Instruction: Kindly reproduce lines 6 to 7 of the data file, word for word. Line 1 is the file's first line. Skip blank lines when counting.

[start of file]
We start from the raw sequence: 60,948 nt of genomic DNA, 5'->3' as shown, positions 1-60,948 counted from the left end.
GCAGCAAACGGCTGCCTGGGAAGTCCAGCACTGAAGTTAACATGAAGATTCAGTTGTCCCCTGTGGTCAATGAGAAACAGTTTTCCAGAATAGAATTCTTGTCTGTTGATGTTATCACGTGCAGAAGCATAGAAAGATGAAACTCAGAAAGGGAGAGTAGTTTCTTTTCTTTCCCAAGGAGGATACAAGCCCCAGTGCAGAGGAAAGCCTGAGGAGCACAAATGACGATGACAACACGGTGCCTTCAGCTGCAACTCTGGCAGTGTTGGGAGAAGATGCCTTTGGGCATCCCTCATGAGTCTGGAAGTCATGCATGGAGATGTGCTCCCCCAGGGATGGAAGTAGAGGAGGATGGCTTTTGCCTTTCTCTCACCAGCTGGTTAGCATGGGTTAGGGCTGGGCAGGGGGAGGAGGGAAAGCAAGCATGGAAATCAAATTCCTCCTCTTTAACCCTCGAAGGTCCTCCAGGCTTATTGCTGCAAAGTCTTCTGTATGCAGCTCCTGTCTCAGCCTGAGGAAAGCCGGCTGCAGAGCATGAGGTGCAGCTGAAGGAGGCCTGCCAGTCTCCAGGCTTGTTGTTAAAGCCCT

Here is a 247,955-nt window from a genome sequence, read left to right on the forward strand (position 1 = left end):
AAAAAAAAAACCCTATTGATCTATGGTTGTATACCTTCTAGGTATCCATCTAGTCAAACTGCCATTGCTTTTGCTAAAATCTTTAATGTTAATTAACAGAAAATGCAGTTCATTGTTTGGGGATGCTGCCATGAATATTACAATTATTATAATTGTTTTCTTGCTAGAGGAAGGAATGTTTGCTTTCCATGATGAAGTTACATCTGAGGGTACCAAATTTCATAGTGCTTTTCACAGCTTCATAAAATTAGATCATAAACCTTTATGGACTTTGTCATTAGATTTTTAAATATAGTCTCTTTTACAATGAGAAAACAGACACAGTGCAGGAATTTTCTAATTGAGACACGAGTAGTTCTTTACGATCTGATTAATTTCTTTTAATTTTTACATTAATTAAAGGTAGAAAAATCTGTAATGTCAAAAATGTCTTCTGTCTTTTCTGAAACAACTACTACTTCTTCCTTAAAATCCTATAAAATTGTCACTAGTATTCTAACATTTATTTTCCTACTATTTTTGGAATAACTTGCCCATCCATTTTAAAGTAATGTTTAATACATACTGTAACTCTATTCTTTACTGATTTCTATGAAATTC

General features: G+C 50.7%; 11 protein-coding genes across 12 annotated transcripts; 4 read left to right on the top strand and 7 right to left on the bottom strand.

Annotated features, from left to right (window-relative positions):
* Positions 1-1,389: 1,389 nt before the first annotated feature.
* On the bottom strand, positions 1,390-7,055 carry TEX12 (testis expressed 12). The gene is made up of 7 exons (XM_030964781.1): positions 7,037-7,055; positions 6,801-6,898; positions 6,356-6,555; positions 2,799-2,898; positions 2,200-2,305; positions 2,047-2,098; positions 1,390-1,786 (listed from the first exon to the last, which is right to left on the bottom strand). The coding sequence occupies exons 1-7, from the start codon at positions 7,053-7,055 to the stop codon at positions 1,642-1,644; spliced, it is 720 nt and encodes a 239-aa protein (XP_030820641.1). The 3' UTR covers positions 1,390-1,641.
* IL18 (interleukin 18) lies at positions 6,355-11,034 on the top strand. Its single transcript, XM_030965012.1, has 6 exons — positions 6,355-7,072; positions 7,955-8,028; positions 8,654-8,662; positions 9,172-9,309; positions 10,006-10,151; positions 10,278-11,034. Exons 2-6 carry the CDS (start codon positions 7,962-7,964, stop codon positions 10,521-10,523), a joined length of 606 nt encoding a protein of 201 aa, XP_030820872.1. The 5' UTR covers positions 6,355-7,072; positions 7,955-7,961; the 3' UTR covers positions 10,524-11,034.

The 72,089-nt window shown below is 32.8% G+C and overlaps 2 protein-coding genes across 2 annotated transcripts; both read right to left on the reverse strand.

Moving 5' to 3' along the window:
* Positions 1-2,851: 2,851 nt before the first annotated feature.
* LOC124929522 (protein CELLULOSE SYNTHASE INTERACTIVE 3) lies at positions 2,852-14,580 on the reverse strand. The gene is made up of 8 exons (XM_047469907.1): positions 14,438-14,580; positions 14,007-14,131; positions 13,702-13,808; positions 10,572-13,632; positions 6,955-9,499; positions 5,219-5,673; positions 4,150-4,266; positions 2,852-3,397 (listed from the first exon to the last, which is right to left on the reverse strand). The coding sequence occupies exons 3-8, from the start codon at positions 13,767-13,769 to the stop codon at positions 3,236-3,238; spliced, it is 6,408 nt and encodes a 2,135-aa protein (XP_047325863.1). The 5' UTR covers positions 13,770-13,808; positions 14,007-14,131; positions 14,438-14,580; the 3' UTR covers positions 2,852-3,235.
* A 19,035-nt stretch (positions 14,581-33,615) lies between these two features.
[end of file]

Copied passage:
Annotated features, from left to right (window-relative positions):
* Positions 1-1,389: 1,389 nt before the first annotated feature.